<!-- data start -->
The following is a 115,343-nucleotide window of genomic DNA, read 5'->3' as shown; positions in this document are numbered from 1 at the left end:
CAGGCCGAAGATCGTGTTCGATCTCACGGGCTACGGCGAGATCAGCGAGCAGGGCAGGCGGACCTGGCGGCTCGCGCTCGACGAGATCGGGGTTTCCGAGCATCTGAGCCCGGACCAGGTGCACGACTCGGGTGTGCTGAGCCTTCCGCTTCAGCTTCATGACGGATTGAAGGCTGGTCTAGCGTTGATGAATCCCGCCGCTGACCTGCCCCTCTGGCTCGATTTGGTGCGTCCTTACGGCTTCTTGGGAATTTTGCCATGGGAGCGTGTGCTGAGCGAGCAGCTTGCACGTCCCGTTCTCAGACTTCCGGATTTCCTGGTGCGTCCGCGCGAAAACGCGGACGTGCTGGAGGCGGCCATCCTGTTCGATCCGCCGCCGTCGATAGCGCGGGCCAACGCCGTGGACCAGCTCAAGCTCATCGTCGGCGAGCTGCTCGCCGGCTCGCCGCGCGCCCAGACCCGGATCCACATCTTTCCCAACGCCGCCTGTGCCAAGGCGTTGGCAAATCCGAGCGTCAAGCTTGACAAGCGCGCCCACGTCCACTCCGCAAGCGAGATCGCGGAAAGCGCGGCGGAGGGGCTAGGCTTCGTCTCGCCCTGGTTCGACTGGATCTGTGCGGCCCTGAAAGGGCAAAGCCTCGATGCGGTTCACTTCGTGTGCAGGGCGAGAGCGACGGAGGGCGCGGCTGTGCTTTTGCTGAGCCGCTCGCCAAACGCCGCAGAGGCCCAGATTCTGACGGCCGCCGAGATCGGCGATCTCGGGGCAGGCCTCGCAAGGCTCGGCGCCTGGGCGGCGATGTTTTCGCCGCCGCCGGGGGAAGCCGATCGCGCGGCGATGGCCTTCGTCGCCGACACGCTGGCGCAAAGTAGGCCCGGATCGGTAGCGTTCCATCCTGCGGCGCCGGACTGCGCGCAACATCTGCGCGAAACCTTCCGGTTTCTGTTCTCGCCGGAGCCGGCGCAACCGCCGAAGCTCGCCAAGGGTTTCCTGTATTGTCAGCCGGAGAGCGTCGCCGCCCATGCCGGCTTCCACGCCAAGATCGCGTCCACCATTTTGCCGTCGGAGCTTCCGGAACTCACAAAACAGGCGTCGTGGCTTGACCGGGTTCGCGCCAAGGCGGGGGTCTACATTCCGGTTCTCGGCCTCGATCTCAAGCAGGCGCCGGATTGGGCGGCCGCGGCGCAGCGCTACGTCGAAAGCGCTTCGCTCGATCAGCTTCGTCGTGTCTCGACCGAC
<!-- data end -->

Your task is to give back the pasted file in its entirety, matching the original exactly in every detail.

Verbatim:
The following is a 115,343-nucleotide window of genomic DNA, read 5'->3' as shown; positions in this document are numbered from 1 at the left end:
CAGGCCGAAGATCGTGTTCGATCTCACGGGCTACGGCGAGATCAGCGAGCAGGGCAGGCGGACCTGGCGGCTCGCGCTCGACGAGATCGGGGTTTCCGAGCATCTGAGCCCGGACCAGGTGCACGACTCGGGTGTGCTGAGCCTTCCGCTTCAGCTTCATGACGGATTGAAGGCTGGTCTAGCGTTGATGAATCCCGCCGCTGACCTGCCCCTCTGGCTCGATTTGGTGCGTCCTTACGGCTTCTTGGGAATTTTGCCATGGGAGCGTGTGCTGAGCGAGCAGCTTGCACGTCCCGTTCTCAGACTTCCGGATTTCCTGGTGCGTCCGCGCGAAAACGCGGACGTGCTGGAGGCGGCCATCCTGTTCGATCCGCCGCCGTCGATAGCGCGGGCCAACGCCGTGGACCAGCTCAAGCTCATCGTCGGCGAGCTGCTCGCCGGCTCGCCGCGCGCCCAGACCCGGATCCACATCTTTCCCAACGCCGCCTGTGCCAAGGCGTTGGCAAATCCGAGCGTCAAGCTTGACAAGCGCGCCCACGTCCACTCCGCAAGCGAGATCGCGGAAAGCGCGGCGGAGGGGCTAGGCTTCGTCTCGCCCTGGTTCGACTGGATCTGTGCGGCCCTGAAAGGGCAAAGCCTCGATGCGGTTCACTTCGTGTGCAGGGCGAGAGCGACGGAGGGCGCGGCTGTGCTTTTGCTGAGCCGCTCGCCAAACGCCGCAGAGGCCCAGATTCTGACGGCCGCCGAGATCGGCGATCTCGGGGCAGGCCTCGCAAGGCTCGGCGCCTGGGCGGCGATGTTTTCGCCGCCGCCGGGGGAAGCCGATCGCGCGGCGATGGCCTTCGTCGCCGACACGCTGGCGCAAAGTAGGCCCGGATCGGTAGCGTTCCATCCTGCGGCGCCGGACTGCGCGCAACATCTGCGCGAAACCTTCCGGTTTCTGTTCTCGCCGGAGCCGGCGCAACCGCCGAAGCTCGCCAAGGGTTTCCTGTATTGTCAGCCGGAGAGCGTCGCCGCCCATGCCGGCTTCCACGCCAAGATCGCGTCCACCATTTTGCCGTCGGAGCTTCCGGAACTCACAAAACAGGCGTCGTGGCTTGACCGGGTTCGCGCCAAGGCGGGGGTCTACATTCCGGTTCTCGGCCTCGATCTCAAGCAGGCGCCGGATTGGGCGGCCGCGGCGCAGCGCTACGTCGAAAGCGCTTCGCTCGATCAGCTTCGTCGTGTCTCGACCGAC